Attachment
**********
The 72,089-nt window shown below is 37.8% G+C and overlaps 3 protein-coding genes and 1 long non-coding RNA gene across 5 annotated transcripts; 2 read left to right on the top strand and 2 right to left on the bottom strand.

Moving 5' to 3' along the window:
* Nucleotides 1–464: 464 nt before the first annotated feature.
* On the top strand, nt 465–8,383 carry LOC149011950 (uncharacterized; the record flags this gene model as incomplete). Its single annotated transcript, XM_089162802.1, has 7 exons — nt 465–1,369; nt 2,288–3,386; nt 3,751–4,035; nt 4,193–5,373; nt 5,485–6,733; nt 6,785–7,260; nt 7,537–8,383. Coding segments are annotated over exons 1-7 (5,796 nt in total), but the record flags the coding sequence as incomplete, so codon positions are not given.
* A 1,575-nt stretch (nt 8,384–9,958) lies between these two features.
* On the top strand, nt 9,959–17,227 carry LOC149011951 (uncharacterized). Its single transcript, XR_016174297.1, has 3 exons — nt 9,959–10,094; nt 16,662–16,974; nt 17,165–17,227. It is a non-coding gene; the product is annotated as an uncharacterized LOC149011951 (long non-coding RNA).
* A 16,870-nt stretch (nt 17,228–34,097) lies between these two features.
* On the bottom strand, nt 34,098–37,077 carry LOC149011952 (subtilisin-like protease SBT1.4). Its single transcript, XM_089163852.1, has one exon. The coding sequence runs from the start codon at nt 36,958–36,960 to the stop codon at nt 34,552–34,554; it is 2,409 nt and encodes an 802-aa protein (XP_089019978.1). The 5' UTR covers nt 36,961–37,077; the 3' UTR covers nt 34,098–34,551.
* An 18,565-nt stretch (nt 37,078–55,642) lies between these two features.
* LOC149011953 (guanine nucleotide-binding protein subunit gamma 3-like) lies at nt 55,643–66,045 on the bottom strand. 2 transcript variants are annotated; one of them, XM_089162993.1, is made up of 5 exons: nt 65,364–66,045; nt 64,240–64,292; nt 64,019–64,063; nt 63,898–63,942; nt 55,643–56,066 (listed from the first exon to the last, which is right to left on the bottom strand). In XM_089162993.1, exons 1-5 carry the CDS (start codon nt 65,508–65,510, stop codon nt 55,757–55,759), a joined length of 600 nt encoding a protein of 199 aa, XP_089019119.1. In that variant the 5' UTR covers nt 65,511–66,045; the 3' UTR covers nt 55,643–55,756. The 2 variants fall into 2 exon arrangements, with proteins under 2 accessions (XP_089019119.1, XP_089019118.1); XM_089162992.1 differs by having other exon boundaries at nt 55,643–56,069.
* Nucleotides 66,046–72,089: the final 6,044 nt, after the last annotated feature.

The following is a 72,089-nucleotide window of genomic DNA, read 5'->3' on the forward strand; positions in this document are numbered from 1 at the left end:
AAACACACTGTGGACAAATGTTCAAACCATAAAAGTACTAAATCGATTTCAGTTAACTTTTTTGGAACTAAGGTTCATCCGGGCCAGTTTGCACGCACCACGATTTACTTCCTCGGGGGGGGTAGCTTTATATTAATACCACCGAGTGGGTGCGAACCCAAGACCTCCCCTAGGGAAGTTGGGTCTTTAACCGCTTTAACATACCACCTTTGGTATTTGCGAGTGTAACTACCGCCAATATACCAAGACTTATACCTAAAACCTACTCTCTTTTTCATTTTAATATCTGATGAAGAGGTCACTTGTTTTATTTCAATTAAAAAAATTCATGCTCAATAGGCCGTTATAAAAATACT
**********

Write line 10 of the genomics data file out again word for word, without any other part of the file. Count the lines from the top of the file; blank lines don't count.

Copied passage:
* LOC149011953 (guanine nucleotide-binding protein subunit gamma 3-like) lies at nt 55,643–66,045 on the bottom strand. 2 transcript variants are annotated; one of them, XM_089162993.1, is made up of 5 exons: nt 65,364–66,045; nt 64,240–64,292; nt 64,019–64,063; nt 63,898–63,942; nt 55,643–56,066 (listed from the first exon to the last, which is right to left on the bottom strand). In XM_089162993.1, exons 1-5 carry the CDS (start codon nt 65,508–65,510, stop codon nt 55,757–55,759), a joined length of 600 nt encoding a protein of 199 aa, XP_089019119.1. In that variant the 5' UTR covers nt 65,511–66,045; the 3' UTR covers nt 55,643–55,756. The 2 variants fall into 2 exon arrangements, with proteins under 2 accessions (XP_089019119.1, XP_089019118.1); XM_089162992.1 differs by having other exon boundaries at nt 55,643–56,069.